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Saleh Zadeh H., Procter D.c., Merrifield C.m.,
Volume 3, Issue 3 (September & December 2005)
Abstract

The unique behaviour of carbonate materials under shear loading has stimulated in investigating of their geological and engineering properties.Carbonate soils composed of calcium or other carbonates and most abundant in tropical marine environments are of interest from geotechnical view, especially for offshore engineers engaged with Fossil-based fuel exploitation. This was initiated in the early 1960's, when the first offshore borings in the Persian Gulf identified layers of calcarenite and thick layers of sand containing visible shell fragments.For the purpose of exploiting gas and oil resources in hot and temperate climates (e.g. Persian Gulf) off-shore structures have been placed on carbonate soils. The carbonate sediments are high crushable compared with low crushable sediments such as quartzic soils.To examine the crushability of these problematic sediments a series of monotonic compression, extension and post-cyclic triaxial tests under different densities and confining pressures was carried out to study the crushing behaviour of "Rock" carbonate sand obtained from Cornwall, England.It was shown that crushing coefficient decreases with increasing in maximum principal effective stress ratio for both loose and dense states. It seems that for skeletal carbonate sand maximum and minimum dry densities will be changed during shearing loading. In other words, even though the sample has experienced an increase in density, it may also have experienced a reduction in relative density.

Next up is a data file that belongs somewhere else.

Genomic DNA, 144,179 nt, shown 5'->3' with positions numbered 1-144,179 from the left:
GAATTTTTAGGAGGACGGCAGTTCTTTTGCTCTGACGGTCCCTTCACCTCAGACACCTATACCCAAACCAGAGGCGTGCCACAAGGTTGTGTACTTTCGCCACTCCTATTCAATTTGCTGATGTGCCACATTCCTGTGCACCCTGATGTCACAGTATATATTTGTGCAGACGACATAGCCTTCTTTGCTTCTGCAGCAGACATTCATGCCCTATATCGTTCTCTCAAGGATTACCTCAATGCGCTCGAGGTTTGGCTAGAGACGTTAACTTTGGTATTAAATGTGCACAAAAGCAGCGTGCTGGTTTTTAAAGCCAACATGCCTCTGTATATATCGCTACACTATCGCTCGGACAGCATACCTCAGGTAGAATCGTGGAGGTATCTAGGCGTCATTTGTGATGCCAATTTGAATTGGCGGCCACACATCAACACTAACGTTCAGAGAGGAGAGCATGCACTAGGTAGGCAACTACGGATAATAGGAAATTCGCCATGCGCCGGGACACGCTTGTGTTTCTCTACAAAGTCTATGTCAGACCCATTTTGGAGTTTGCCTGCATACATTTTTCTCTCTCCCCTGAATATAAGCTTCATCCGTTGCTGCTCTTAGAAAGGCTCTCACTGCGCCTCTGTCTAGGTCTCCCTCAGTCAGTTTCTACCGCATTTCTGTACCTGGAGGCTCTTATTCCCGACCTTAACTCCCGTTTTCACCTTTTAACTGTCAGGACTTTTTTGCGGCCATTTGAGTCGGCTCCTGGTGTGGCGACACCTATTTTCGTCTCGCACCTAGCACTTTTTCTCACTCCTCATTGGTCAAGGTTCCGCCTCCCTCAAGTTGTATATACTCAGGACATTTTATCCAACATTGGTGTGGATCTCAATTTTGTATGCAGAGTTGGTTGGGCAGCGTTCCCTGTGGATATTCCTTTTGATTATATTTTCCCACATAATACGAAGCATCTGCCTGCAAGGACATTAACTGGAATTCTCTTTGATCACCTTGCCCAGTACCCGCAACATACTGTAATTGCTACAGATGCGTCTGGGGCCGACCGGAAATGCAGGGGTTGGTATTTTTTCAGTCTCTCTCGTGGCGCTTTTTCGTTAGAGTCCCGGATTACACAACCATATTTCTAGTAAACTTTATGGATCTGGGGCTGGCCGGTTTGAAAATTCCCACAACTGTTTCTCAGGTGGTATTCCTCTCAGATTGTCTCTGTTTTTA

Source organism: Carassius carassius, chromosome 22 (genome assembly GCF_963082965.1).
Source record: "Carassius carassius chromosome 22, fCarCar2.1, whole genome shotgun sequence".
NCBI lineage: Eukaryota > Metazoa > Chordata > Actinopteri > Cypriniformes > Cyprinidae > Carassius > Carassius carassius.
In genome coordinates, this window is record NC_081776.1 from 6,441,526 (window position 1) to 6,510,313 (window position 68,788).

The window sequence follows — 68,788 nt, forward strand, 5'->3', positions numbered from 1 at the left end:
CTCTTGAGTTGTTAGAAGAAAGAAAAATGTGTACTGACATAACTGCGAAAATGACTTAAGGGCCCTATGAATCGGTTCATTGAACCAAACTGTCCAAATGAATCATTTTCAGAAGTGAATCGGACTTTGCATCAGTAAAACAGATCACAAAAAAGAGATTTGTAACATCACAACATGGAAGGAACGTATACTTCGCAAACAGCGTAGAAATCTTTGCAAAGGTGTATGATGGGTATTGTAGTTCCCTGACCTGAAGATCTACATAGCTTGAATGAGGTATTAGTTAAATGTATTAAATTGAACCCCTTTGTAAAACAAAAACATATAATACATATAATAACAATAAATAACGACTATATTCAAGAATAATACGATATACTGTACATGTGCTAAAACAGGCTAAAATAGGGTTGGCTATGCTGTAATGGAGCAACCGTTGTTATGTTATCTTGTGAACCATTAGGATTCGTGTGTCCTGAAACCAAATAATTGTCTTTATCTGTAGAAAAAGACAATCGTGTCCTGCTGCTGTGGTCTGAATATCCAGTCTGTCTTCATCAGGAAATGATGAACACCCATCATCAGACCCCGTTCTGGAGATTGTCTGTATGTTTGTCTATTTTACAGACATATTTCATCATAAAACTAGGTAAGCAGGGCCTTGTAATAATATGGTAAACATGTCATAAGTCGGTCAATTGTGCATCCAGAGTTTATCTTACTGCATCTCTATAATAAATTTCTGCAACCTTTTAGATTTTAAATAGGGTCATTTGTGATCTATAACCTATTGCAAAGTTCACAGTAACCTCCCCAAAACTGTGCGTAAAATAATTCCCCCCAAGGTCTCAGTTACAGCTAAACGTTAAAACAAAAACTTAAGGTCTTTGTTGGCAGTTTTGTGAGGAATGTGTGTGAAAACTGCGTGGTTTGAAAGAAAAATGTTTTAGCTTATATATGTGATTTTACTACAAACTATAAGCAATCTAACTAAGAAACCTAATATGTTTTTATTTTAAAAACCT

H. Salehzadeh, D.c. Procter, C.m. Merrifield,
Volume 4, Issue 1 (March 2006)
Abstract

Carbonate materials are mostly found in tropical areas, where exploiting gas and oil resources are of high concern. Their unique behavior under shear loading first was recognised during oil resources investigations in the Persian Gulf. Off-shore structures have been placed on carbonate soils which are highly crushable.During storms cyclic loading imposes on the bases of structures lied down on seabed. Cyclic loading, therefore, may trigger liquefaction phenomenon which leads to soil collapse and a catostrophic event. Therefore, stability of these expensive structures need to be investigated. To this aim carbonate sand in medium dense to medium dense state was considered and its response under varied cyclic shear stress ratio was studied.
H. Salehzadeh, M. Hassanlourad, D.c. Procter, C.m. Merrifield,
Volume 6, Issue 4 (December 2008)
Abstract

The unique behaviour of carbonate sediments under shear loading has stimulated in investigating of their geological and engineering properties. Their shapes are very different varying from needle shaped to platy shaped. Hence, it is important to examine their fabric effect on soil response under shearing condition. To this aim a series of small scale laboratory element testing were carried out on North Cornwall Rock" beach sand. Non-cemented and cemented Carbonate sand response under compression and extension loading and different initial density and confining pressure with samples allowed to be drained were investigated and compared. The results show that the sand shear strength under Extension loading is lower than compression regarding to anisotropic fabric due to platy and needle shape of grains. The anisotropy is reduced with increasing the confining pressure and initial relative density with non-cemented sand. Furthermore, present of cement bounds reduces the anisotropy especially in low confining pressures.

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